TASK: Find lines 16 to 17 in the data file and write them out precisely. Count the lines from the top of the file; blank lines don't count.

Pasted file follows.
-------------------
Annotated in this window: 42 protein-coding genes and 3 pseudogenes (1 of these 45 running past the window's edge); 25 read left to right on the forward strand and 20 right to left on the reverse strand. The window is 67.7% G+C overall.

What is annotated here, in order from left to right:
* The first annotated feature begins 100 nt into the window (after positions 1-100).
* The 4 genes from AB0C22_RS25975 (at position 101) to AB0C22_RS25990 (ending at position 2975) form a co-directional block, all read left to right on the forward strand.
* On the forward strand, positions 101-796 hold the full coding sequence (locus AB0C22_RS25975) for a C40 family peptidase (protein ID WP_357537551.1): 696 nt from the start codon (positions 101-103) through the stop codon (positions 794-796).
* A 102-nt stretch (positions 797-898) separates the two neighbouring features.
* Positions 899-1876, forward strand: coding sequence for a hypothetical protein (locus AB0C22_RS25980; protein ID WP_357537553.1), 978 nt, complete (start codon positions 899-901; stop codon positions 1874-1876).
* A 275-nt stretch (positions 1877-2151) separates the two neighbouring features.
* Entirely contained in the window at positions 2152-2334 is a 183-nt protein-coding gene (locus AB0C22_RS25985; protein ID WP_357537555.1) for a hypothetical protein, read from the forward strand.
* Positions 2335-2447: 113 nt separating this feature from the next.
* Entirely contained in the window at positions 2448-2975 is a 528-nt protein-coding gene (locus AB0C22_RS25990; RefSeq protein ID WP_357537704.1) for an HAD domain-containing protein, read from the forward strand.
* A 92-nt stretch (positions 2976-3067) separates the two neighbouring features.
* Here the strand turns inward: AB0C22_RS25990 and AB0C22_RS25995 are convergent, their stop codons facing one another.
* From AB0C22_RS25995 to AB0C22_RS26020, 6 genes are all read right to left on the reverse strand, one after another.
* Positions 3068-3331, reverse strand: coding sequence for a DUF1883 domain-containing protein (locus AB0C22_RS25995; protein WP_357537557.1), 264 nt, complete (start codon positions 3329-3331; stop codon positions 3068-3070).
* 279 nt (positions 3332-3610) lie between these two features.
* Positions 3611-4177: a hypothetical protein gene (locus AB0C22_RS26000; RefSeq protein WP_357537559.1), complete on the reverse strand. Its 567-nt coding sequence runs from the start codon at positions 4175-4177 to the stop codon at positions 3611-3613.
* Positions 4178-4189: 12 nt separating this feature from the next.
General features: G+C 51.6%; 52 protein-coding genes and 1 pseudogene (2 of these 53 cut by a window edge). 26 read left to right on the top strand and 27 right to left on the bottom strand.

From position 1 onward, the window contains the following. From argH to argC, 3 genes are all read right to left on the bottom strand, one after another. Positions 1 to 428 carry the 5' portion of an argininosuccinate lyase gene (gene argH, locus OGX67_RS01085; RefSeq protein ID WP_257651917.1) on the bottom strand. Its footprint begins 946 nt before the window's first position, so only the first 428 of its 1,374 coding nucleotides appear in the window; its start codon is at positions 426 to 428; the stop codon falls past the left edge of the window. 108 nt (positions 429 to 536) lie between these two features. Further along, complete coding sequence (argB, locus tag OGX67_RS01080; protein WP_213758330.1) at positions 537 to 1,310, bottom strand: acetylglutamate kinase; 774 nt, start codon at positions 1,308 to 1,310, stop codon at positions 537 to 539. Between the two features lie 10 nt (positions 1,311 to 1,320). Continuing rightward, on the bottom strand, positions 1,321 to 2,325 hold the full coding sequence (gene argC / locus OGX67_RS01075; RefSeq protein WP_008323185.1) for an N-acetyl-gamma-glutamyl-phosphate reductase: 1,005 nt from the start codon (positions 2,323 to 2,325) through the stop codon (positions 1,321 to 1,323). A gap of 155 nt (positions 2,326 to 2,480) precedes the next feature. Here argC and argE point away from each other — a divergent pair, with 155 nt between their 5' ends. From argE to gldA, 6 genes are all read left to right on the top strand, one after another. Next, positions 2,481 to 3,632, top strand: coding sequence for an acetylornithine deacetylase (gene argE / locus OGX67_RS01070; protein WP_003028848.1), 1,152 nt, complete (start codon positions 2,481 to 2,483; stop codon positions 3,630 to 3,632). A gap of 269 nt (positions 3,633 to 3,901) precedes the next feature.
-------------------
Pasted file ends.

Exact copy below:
* 279 nt (positions 3332-3610) lie between these two features.
* Positions 3611-4177: a hypothetical protein gene (locus AB0C22_RS26000; RefSeq protein WP_357537559.1), complete on the reverse strand. Its 567-nt coding sequence runs from the start codon at positions 4175-4177 to the stop codon at positions 3611-3613.